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View Kazooman's profile

Baby, It's COLD Inside

by Kazooman
posted 01-05-2017 11:15 PM


8 replies so far

View papadan's profile

papadan

3584 posts in 3516 days


#1 posted 01-05-2017 11:22 PM

Just hang a light bulb over it and the heat will help the finish dry.

View Kazooman's profile

Kazooman

1149 posts in 2100 days


#2 posted 01-05-2017 11:43 PM



Just hang a light bulb over it and the heat will help the finish dry.

- papadan

Maybe I should get a “heat lamp” and mount it well above the table surface. Right now all I have to add heat to the shop is a unit with a blower and that just adds another problem to the equation with scattering dust.

I have always liked thin coats of wiping finishes because they dry quickly and are forgiving of the fact that I must apply finish in the same space that I cut and sand wood. When this finish cures enough for sanding it will have a lot of “dust bunnies” to deal with.

View papadan's profile

papadan

3584 posts in 3516 days


#3 posted 01-06-2017 01:39 AM

Kind of like a heat lamp, I use one of the clamp on reflector lamps with a 100 w bulb.

View bbasiaga's profile

bbasiaga

1240 posts in 2143 days


#4 posted 01-06-2017 02:49 AM

You could also try shellac. For something like that box it would hold up well, and it dries quickly even at temperatures that low. I also noticed that water based topcoat from GF dries well at slightly lower temps. I think because the cold air tends to be dry air, and sucks the moisture out of the finish at a rate that offsets the lower temperature.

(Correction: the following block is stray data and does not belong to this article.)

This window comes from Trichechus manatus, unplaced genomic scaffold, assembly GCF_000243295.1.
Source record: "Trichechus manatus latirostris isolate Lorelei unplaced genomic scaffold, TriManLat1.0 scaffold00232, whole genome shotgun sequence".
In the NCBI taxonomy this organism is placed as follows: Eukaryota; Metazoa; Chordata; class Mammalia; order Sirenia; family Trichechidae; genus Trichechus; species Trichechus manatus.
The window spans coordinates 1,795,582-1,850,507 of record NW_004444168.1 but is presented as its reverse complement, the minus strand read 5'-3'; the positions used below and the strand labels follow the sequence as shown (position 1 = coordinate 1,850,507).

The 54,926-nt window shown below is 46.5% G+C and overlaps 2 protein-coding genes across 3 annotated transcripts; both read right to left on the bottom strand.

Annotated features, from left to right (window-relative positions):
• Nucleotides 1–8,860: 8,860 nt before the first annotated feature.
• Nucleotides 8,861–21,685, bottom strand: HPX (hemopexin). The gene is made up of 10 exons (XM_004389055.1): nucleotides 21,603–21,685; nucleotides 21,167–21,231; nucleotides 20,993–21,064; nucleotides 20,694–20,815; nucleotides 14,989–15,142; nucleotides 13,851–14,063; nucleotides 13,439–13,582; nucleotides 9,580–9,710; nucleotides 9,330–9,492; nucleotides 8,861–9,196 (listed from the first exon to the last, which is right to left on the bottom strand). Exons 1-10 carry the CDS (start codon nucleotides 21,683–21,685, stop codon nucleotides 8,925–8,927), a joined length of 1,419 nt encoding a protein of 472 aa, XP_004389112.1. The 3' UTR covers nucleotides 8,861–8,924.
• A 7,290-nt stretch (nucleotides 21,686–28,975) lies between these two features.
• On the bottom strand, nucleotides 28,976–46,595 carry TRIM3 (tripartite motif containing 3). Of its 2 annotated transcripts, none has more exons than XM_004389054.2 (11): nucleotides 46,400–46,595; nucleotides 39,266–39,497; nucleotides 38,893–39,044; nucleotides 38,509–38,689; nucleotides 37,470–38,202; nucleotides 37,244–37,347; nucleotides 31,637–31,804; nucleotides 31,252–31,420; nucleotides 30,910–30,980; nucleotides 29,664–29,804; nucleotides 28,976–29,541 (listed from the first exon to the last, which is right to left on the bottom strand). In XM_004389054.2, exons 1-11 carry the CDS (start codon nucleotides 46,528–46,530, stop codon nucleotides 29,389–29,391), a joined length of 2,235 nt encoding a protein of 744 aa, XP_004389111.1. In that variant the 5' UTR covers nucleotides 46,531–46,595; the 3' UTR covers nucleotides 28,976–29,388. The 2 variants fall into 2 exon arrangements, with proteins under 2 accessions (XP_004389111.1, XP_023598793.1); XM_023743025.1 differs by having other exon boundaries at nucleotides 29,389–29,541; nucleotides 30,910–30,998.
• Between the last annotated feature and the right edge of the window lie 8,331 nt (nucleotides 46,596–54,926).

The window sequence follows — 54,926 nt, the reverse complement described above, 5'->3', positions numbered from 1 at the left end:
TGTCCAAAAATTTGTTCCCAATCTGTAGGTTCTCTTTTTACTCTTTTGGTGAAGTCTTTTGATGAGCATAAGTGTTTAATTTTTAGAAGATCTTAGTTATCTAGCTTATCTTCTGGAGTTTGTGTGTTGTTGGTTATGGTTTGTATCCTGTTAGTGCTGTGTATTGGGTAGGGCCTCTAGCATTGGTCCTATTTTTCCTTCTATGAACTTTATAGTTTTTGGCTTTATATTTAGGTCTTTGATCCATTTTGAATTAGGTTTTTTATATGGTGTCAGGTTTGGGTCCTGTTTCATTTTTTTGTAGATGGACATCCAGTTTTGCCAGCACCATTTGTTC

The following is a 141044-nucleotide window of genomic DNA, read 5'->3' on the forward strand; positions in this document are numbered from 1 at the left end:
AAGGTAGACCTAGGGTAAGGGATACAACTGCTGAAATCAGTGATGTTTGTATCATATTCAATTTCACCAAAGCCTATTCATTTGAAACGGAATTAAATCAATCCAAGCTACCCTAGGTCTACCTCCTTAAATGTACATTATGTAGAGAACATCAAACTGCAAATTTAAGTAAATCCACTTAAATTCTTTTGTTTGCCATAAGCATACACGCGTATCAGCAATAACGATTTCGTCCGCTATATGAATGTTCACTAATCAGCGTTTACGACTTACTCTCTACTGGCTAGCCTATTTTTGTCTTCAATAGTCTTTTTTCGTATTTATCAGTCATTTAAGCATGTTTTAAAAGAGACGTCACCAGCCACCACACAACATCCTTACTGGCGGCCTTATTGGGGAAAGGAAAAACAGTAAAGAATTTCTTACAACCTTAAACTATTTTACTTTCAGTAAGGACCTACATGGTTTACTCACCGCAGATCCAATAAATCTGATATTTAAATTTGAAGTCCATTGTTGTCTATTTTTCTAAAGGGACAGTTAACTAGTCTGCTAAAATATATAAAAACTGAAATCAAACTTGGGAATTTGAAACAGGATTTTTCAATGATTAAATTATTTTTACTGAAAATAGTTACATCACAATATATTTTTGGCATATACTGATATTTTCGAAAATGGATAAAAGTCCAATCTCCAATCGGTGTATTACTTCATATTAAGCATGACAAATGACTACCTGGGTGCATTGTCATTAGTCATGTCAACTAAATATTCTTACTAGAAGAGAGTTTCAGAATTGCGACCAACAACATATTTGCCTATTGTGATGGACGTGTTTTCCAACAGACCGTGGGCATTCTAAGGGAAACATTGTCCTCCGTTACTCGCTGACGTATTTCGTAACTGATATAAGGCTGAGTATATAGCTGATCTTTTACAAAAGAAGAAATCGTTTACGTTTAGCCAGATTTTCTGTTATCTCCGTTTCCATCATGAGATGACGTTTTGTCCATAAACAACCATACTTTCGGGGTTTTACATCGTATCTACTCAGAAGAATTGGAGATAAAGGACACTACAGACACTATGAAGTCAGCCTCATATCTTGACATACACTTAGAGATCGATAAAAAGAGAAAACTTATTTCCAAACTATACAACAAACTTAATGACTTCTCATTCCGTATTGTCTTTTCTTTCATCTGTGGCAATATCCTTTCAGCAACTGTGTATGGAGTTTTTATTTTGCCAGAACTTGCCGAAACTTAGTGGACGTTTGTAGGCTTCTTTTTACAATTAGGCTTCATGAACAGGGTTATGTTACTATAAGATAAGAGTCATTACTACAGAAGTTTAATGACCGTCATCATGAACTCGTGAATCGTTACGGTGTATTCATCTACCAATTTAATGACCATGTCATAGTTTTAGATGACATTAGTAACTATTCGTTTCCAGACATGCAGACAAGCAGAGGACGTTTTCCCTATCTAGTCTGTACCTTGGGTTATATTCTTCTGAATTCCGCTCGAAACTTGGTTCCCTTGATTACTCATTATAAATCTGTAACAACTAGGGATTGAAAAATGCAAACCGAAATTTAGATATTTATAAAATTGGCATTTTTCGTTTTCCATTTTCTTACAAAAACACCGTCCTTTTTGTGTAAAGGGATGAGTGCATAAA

The more I try other finishes, the less I reach for poly for anything.

I live in northern indiana, and also finish things in my cool basement this time of year. Its too cold in the garage (shop) to make bench dogs tonight, let alone finish anything.

Brian

-- Part of engineering is to know when to put your calculator down and pick up your tools.

View Kazooman's profile

Kazooman

1149 posts in 2100 days


#5 posted 01-06-2017 02:57 AM

Shellac is a great idea. I have to admit that I have never used it as the final finish coat on any project. Perhaps it is tone to give it a try.

View bondogaposis's profile

bondogaposis

4996 posts in 2499 days


#6 posted 01-06-2017 03:56 AM

Something small like a box, can’t you bring it in from the shop? It should cure overnight at room temp.

-- Bondo Gaposis

View Fred Hargis's profile

Fred Hargis

5095 posts in 2641 days


#7 posted 01-06-2017 12:12 PM

A little moving air will help. Varnish cures by reacting with oxygen, supplying more (moving air) speeds it up…thought the lower temps do slow it down. But 64ยบ is plenty warm for it to cure….slowly. I sometimes put a “brooder lamp” to shine on small stuff to warm them up, seems to help.

-- Our village hasn't lost it's idiot, he was elected to congress.

View BB1's profile

BB1

1181 posts in 996 days


#8 posted 01-06-2017 12:57 PM

Not real classy but I use my living room inside. Most of the time I have some project there getting another coat of finish! I use waterbased poly so no issues with smell. My shop has been as low as upper 30s so finishing outside isn’t realistic.

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